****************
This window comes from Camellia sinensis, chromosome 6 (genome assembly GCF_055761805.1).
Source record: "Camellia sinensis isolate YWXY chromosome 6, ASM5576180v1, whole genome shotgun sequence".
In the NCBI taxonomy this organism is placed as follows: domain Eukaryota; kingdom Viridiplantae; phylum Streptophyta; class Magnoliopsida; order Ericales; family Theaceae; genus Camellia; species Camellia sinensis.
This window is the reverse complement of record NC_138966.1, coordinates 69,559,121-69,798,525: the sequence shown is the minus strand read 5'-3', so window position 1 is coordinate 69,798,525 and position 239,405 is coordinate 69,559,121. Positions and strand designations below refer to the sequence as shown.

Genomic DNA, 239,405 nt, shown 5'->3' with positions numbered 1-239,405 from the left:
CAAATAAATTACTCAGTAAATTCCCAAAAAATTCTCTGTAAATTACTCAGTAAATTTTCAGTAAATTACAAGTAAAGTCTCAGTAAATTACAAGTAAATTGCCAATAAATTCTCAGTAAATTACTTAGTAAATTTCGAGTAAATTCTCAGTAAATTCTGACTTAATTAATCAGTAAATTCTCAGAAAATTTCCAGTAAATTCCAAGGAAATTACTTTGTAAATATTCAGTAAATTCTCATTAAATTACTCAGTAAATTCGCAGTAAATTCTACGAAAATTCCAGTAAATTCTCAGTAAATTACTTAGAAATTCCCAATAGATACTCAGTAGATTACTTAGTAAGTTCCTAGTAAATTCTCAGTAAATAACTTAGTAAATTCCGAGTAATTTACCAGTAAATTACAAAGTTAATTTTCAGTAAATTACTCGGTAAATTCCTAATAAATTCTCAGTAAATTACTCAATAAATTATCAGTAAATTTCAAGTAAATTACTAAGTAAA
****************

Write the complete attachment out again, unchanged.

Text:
This window comes from Camellia sinensis, chromosome 6 (genome assembly GCF_055761805.1).
Source record: "Camellia sinensis isolate YWXY chromosome 6, ASM5576180v1, whole genome shotgun sequence".
In the NCBI taxonomy this organism is placed as follows: domain Eukaryota; kingdom Viridiplantae; phylum Streptophyta; class Magnoliopsida; order Ericales; family Theaceae; genus Camellia; species Camellia sinensis.
This window is the reverse complement of record NC_138966.1, coordinates 69,559,121-69,798,525: the sequence shown is the minus strand read 5'-3', so window position 1 is coordinate 69,798,525 and position 239,405 is coordinate 69,559,121. Positions and strand designations below refer to the sequence as shown.

Genomic DNA, 239,405 nt, shown 5'->3' with positions numbered 1-239,405 from the left:
CAAATAAATTACTCAGTAAATTCCCAAAAAATTCTCTGTAAATTACTCAGTAAATTTTCAGTAAATTACAAGTAAAGTCTCAGTAAATTACAAGTAAATTGCCAATAAATTCTCAGTAAATTACTTAGTAAATTTCGAGTAAATTCTCAGTAAATTCTGACTTAATTAATCAGTAAATTCTCAGAAAATTTCCAGTAAATTCCAAGGAAATTACTTTGTAAATATTCAGTAAATTCTCATTAAATTACTCAGTAAATTCGCAGTAAATTCTACGAAAATTCCAGTAAATTCTCAGTAAATTACTTAGAAATTCCCAATAGATACTCAGTAGATTACTTAGTAAGTTCCTAGTAAATTCTCAGTAAATAACTTAGTAAATTCCGAGTAATTTACCAGTAAATTACAAAGTTAATTTTCAGTAAATTACTCGGTAAATTCCTAATAAATTCTCAGTAAATTACTCAATAAATTATCAGTAAATTTCAAGTAAATTACTAAGTAAA